Renewable energy is the key to economic progress, according to a Greenpeace report, released today. In “Green is Gold: How Renewable Energy can save us money and generate jobs,” Greenpeace said that the Philippines will realize economic gains from massive Renewable Energy (RE) investments.
The report outlines how RE can save the government money, create wealth, generate thousands of jobs, make electricity available and more affordable to all Filipinos, and promote national energy independence.
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The geothermal plant at Palinpinon in Negros Oriental is one of many in the Philipines, which is second only to the USA in use of geothermal energy. Photo credit: Mike Gonzales
“The future is in renewable energy—not in outdated and environmentally destructive fossil fuels,” said Anna Abad, Climate and Energy campaigner for Greenpeace Southeast Asia. “The Philippines can embrace an energy revolution, turn its back on coal, seize the moment, and lead the way for renewables in Southeast Asia, capitalizing on its success in geothermal and in solar panel production. This report shows clearly how renewable energy is the win-win solution for sustained economic growth in the Philippines. The Department of Energy should not miss this great opportunity. They should fully implement the RE Law, and get rid of their bias for dirty coal power projects.”
The report lays out estimates of employment creation that renewable energy has brought and could bring to the Philippines, exploring the issue sector by sector and looking at solar, wind, mini hydro, geothermal, modern biomass, and ocean energy. It also touches on how manufacturing renewable energy products locally can generate employment.
Renewables – as opposed to coal and other fossil fuel industries – typically have a relatively high labor intensity, which means they spend more on hiring people; have a higher domestic content than conventional fossil fuel sectors in the Philippines; and often produce higher-value, better paying, cleaner, healthier jobs than the fossil fuel industry does.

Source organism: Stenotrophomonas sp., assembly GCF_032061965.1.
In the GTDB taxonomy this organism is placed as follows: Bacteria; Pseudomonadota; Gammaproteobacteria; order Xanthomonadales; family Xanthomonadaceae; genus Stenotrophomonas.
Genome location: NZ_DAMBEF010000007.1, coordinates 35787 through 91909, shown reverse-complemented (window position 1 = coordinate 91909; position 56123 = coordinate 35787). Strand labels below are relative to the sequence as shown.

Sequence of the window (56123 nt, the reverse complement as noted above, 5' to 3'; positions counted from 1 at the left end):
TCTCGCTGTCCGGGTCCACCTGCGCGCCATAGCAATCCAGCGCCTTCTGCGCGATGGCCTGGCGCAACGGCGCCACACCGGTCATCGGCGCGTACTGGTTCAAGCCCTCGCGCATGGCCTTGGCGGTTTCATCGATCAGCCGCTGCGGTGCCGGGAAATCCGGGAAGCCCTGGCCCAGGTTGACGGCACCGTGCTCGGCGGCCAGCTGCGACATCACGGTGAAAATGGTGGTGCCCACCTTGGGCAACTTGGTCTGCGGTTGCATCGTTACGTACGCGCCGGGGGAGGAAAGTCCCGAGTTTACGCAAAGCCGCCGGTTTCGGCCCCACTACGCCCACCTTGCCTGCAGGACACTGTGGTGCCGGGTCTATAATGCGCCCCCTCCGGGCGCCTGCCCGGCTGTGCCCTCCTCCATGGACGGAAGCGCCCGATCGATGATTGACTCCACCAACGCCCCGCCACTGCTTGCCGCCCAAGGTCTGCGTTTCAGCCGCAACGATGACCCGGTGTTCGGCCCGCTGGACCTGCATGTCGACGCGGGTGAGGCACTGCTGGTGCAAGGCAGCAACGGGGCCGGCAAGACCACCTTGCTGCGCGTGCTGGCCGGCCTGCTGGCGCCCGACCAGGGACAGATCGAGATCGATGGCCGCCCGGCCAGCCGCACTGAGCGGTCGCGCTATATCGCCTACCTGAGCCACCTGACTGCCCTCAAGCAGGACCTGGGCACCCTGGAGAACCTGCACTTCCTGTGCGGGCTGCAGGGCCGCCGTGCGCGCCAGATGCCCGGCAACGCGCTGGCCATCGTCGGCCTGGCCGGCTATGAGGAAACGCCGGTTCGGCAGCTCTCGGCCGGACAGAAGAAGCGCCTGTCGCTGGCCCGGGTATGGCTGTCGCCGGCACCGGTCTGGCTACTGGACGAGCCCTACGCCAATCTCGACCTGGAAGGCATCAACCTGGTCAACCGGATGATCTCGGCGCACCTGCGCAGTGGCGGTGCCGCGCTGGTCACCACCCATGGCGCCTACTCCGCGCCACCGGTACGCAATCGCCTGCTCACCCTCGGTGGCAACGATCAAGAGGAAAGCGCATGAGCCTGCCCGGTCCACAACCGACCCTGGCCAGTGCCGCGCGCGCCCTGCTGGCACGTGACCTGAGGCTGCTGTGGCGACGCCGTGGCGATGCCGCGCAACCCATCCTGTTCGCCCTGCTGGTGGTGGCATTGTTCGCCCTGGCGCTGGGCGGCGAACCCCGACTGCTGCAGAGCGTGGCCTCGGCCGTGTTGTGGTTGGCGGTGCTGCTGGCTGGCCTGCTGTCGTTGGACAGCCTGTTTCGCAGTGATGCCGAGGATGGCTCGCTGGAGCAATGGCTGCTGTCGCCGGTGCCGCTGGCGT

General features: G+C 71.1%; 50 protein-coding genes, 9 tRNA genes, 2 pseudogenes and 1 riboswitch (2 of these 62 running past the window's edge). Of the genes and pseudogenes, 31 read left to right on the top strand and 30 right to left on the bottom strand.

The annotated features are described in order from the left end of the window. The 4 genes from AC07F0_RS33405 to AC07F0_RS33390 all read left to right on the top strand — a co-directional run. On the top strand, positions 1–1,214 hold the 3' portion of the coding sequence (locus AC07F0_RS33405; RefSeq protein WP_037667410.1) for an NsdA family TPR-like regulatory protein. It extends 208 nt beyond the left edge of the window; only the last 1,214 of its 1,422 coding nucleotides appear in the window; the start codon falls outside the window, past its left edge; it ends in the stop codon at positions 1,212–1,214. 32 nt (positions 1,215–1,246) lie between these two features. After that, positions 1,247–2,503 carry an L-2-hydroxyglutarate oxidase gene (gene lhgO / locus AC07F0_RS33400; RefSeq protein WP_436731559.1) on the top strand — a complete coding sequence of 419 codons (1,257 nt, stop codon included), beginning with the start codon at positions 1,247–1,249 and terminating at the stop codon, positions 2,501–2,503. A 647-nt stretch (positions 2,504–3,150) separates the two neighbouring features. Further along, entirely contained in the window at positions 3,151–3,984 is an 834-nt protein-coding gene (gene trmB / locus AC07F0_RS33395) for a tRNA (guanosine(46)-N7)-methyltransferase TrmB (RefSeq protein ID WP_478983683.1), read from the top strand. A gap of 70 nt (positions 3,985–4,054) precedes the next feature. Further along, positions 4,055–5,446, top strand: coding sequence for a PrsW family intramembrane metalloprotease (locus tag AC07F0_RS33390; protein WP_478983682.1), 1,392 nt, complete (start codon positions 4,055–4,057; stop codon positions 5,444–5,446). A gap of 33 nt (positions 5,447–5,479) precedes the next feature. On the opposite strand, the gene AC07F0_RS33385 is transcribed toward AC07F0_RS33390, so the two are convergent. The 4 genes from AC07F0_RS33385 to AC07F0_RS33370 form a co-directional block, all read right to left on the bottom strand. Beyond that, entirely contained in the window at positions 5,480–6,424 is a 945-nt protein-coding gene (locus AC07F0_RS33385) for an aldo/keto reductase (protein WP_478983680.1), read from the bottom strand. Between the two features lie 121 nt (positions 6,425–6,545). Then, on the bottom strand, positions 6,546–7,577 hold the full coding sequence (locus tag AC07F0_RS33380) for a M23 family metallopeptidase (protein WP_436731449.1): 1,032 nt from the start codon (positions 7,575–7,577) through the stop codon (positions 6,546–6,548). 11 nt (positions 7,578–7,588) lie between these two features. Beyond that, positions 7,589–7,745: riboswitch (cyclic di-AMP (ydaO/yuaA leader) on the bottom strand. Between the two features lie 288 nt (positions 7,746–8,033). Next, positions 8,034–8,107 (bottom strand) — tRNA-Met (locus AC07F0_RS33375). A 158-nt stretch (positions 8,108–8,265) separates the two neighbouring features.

For example, a 10 MW solar plant employs 1000 people during the construction phase and another 100 people in permanent full time jobs. These calculations are limited to direct jobs but if indirect jobs are included the job numbers increase by 50-100%. If both indirect and induced jobs are included, it could increase job numbers by 100-350%.
Workers in the renewable energy sector have been found to enjoy better health conditions compared to traditional energy generation workers. After looking at the current and future possible employment opportunities, the report’s conclusion is clear: renewable energy can create thousands of good jobs in the Philippines.
In terms of revenues, the report provided data on how geothermal- considered a mature industry in the Philippines – has saved the government over US$ 7 billion since 1977. Other RE technologies suggests more savings to the economy--for biomass: US$ 96.9 million per year; for hydro: US$ 65.9 million per year; for solar: US$ 8.5 million per year; and for wind: US$ 29.5 million per year.The report states that the Philippines has the natural resources to propel itself as an RE leader in Southeast Asia. However the country’s vast RE potential of about 261,000 MW remains untapped, with investors now moving to other markets in the region having been locked out by coal projects in the pipeline, as approved by the Department of Energy.
The report also mentioned how RE technology could help reduce power rates in the Philippines, the highest in Asia. Greenpeace believes that one of the reasons why renewable energy may not be taking off faster in the Philippines is the prevalence of misconceptions that seek to discredit cleaner electricity sources that benefits the many, in order to keep the coal industry profitable for a select few. Green is Gold therefore debunks these misconceptions, maintaining that coal is not cheap, because it brings in additional costs in terms of pollution, reduced agriculture and fishing yields, and damage to health. Every coal plant constructed also means less space for RE investments, and therefore less government savings and less green jobs.
“We all need electricity. It is vital – it powers our lives, runs our hospitals and schools – we need it for every aspect of our lives,” said Von Hernandez, Executive Director for Greenpeace Southeast Asia. “But we need it to be clean and sustainable. The Philippine government faces a choice: to continue building coal plants that cause climate change and do not bring in as much economic benefits, or to go renewable. The facts show that it can bring us wealth, cost savings, and employment. The government’s next steps should be to cancel all coal plant construction, phase out current coal facilities and immediately pave the way for a massive uptake of renewable energy.”
The copy of the report can be seen on this link:
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